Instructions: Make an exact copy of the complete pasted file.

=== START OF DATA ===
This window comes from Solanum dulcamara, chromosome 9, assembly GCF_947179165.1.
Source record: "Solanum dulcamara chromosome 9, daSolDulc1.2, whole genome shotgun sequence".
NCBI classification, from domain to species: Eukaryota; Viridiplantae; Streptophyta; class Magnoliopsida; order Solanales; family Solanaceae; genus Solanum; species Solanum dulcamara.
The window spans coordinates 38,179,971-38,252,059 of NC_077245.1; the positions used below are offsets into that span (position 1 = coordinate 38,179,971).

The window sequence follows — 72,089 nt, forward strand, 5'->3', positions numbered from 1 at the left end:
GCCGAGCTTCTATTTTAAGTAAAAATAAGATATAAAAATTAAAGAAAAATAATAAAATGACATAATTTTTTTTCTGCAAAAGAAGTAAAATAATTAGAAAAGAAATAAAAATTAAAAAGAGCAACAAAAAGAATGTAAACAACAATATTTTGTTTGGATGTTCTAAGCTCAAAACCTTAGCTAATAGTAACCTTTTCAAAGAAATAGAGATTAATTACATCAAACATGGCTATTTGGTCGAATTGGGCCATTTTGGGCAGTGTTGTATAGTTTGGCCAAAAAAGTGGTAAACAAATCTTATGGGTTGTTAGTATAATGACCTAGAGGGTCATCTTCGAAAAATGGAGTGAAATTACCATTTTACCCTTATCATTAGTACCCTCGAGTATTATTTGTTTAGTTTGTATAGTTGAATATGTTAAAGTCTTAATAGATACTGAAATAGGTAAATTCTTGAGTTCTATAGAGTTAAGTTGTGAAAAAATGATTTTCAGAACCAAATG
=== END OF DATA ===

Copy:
This window comes from Solanum dulcamara, chromosome 9, assembly GCF_947179165.1.
Source record: "Solanum dulcamara chromosome 9, daSolDulc1.2, whole genome shotgun sequence".
NCBI classification, from domain to species: Eukaryota; Viridiplantae; Streptophyta; class Magnoliopsida; order Solanales; family Solanaceae; genus Solanum; species Solanum dulcamara.
The window spans coordinates 38,179,971-38,252,059 of NC_077245.1; the positions used below are offsets into that span (position 1 = coordinate 38,179,971).

The window sequence follows — 72,089 nt, forward strand, 5'->3', positions numbered from 1 at the left end:
GCCGAGCTTCTATTTTAAGTAAAAATAAGATATAAAAATTAAAGAAAAATAATAAAATGACATAATTTTTTTTCTGCAAAAGAAGTAAAATAATTAGAAAAGAAATAAAAATTAAAAAGAGCAACAAAAAGAATGTAAACAACAATATTTTGTTTGGATGTTCTAAGCTCAAAACCTTAGCTAATAGTAACCTTTTCAAAGAAATAGAGATTAATTACATCAAACATGGCTATTTGGTCGAATTGGGCCATTTTGGGCAGTGTTGTATAGTTTGGCCAAAAAAGTGGTAAACAAATCTTATGGGTTGTTAGTATAATGACCTAGAGGGTCATCTTCGAAAAATGGAGTGAAATTACCATTTTACCCTTATCATTAGTACCCTCGAGTATTATTTGTTTAGTTTGTATAGTTGAATATGTTAAAGTCTTAATAGATACTGAAATAGGTAAATTCTTGAGTTCTATAGAGTTAAGTTGTGAAAAAATGATTTTCAGAACCAAATG